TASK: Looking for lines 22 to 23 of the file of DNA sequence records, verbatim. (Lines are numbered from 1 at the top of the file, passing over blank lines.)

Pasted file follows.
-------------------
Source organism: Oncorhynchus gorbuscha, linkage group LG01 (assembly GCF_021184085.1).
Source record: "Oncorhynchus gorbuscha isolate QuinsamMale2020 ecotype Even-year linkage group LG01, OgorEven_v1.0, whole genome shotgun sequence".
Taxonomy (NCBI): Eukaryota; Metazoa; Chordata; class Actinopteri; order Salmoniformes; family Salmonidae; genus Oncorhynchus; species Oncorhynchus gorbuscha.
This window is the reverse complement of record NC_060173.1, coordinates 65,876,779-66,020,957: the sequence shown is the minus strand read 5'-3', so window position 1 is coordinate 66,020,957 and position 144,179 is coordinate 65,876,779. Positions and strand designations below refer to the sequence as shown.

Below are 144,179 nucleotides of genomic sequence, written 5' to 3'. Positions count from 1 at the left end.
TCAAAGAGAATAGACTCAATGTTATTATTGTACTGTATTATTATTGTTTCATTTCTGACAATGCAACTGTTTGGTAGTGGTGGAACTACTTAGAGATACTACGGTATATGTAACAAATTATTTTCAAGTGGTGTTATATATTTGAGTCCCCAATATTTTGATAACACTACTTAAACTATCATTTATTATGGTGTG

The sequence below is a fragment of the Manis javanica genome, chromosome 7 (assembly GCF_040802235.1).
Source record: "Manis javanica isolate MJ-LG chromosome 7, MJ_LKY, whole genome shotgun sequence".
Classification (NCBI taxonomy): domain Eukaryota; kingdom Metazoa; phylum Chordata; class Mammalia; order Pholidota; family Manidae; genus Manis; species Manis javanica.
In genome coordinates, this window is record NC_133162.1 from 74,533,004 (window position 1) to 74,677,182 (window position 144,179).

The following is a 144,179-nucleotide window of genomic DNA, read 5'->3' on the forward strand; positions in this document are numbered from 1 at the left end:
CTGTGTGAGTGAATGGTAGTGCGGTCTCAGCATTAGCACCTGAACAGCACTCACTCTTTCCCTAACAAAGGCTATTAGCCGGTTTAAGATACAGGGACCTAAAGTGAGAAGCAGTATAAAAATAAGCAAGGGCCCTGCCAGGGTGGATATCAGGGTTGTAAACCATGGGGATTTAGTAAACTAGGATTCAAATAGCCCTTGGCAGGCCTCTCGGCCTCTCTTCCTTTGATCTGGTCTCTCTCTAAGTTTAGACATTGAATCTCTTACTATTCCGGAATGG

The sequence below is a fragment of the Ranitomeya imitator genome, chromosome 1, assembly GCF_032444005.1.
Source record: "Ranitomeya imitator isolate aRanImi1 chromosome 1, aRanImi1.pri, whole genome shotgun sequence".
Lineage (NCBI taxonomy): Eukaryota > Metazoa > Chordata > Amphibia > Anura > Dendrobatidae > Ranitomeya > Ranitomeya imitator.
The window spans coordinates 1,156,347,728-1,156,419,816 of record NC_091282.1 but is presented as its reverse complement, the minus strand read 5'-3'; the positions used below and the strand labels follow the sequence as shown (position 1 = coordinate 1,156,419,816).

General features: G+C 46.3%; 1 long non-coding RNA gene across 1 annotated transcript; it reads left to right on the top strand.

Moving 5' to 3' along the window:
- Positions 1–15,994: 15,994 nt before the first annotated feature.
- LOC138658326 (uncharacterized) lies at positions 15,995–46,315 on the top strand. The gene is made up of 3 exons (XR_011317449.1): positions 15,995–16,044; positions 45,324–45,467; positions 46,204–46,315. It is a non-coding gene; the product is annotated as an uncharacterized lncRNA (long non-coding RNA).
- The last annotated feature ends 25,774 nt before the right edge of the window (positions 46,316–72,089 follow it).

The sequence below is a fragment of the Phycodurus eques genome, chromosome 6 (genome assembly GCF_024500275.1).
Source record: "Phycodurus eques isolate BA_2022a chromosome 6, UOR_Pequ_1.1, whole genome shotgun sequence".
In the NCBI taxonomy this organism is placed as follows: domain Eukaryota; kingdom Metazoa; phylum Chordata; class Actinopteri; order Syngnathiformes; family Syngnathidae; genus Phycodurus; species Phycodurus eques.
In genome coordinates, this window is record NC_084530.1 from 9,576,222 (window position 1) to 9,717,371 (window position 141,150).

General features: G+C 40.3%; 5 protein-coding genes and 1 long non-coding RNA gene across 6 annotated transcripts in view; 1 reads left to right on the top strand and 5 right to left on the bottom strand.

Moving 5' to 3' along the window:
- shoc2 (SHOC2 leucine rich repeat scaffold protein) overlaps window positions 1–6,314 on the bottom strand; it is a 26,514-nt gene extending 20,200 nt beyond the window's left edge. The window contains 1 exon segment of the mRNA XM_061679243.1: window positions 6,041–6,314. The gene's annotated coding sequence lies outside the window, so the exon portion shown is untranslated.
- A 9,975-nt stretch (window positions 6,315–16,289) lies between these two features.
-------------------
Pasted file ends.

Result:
The sequence below is a fragment of the Phycodurus eques genome, chromosome 6 (genome assembly GCF_024500275.1).
Source record: "Phycodurus eques isolate BA_2022a chromosome 6, UOR_Pequ_1.1, whole genome shotgun sequence".